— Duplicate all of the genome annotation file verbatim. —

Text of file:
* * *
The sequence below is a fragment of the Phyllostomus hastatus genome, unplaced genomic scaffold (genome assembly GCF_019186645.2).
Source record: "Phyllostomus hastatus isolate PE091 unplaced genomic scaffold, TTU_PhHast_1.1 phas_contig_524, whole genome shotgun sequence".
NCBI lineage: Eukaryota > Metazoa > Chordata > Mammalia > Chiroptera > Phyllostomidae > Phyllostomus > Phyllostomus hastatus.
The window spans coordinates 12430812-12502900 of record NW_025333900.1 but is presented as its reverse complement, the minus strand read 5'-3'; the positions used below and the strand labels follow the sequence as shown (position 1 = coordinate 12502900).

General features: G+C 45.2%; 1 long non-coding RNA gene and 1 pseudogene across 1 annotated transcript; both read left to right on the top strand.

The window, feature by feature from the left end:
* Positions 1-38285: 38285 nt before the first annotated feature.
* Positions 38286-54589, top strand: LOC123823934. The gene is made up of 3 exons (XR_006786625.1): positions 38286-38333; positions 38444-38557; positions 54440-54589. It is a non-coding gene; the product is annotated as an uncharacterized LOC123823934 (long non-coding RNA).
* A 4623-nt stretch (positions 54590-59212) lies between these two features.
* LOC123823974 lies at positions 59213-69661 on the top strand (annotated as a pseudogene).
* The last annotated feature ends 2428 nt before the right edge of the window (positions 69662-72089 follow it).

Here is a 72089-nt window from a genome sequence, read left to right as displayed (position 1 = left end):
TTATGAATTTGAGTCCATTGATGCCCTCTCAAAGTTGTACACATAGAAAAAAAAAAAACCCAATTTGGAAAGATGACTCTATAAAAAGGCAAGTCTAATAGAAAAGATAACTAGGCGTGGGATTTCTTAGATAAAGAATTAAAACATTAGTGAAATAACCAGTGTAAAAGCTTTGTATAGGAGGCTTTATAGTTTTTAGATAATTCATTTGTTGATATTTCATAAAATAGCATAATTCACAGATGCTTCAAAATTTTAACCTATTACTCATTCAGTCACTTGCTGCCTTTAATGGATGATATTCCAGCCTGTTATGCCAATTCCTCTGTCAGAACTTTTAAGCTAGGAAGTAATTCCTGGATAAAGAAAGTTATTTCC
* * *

The sequence below is a fragment of the Phyllostomus hastatus genome, unplaced genomic scaffold (genome assembly GCF_019186645.2).
Source record: "Phyllostomus hastatus isolate PE091 unplaced genomic scaffold, TTU_PhHast_1.1 phas_contig_524, whole genome shotgun sequence".
NCBI lineage: Eukaryota > Metazoa > Chordata > Mammalia > Chiroptera > Phyllostomidae > Phyllostomus > Phyllostomus hastatus.
The window spans coordinates 12430812-12502900 of record NW_025333900.1 but is presented as its reverse complement, the minus strand read 5'-3'; the positions used below and the strand labels follow the sequence as shown (position 1 = coordinate 12502900).

General features: G+C 45.2%; 1 long non-coding RNA gene and 1 pseudogene across 1 annotated transcript; both read left to right on the top strand.

The window, feature by feature from the left end:
* Positions 1-38285: 38285 nt before the first annotated feature.
* Positions 38286-54589, top strand: LOC123823934. The gene is made up of 3 exons (XR_006786625.1): positions 38286-38333; positions 38444-38557; positions 54440-54589. It is a non-coding gene; the product is annotated as an uncharacterized LOC123823934 (long non-coding RNA).
* A 4623-nt stretch (positions 54590-59212) lies between these two features.
* LOC123823974 lies at positions 59213-69661 on the top strand (annotated as a pseudogene).
* The last annotated feature ends 2428 nt before the right edge of the window (positions 69662-72089 follow it).

Here is a 72089-nt window from a genome sequence, read left to right as displayed (position 1 = left end):
TTATGAATTTGAGTCCATTGATGCCCTCTCAAAGTTGTACACATAGAAAAAAAAAAAACCCAATTTGGAAAGATGACTCTATAAAAAGGCAAGTCTAATAGAAAAGATAACTAGGCGTGGGATTTCTTAGATAAAGAATTAAAACATTAGTGAAATAACCAGTGTAAAAGCTTTGTATAGGAGGCTTTATAGTTTTTAGATAATTCATTTGTTGATATTTCATAAAATAGCATAATTCACAGATGCTTCAAAATTTTAACCTATTACTCATTCAGTCACTTGCTGCCTTTAATGGATGATATTCCAGCCTGTTATGCCAATTCCTCTGTCAGAACTTTTAAGCTAGGAAGTAATTCCTGGATAAAGAAAGTTATTTCC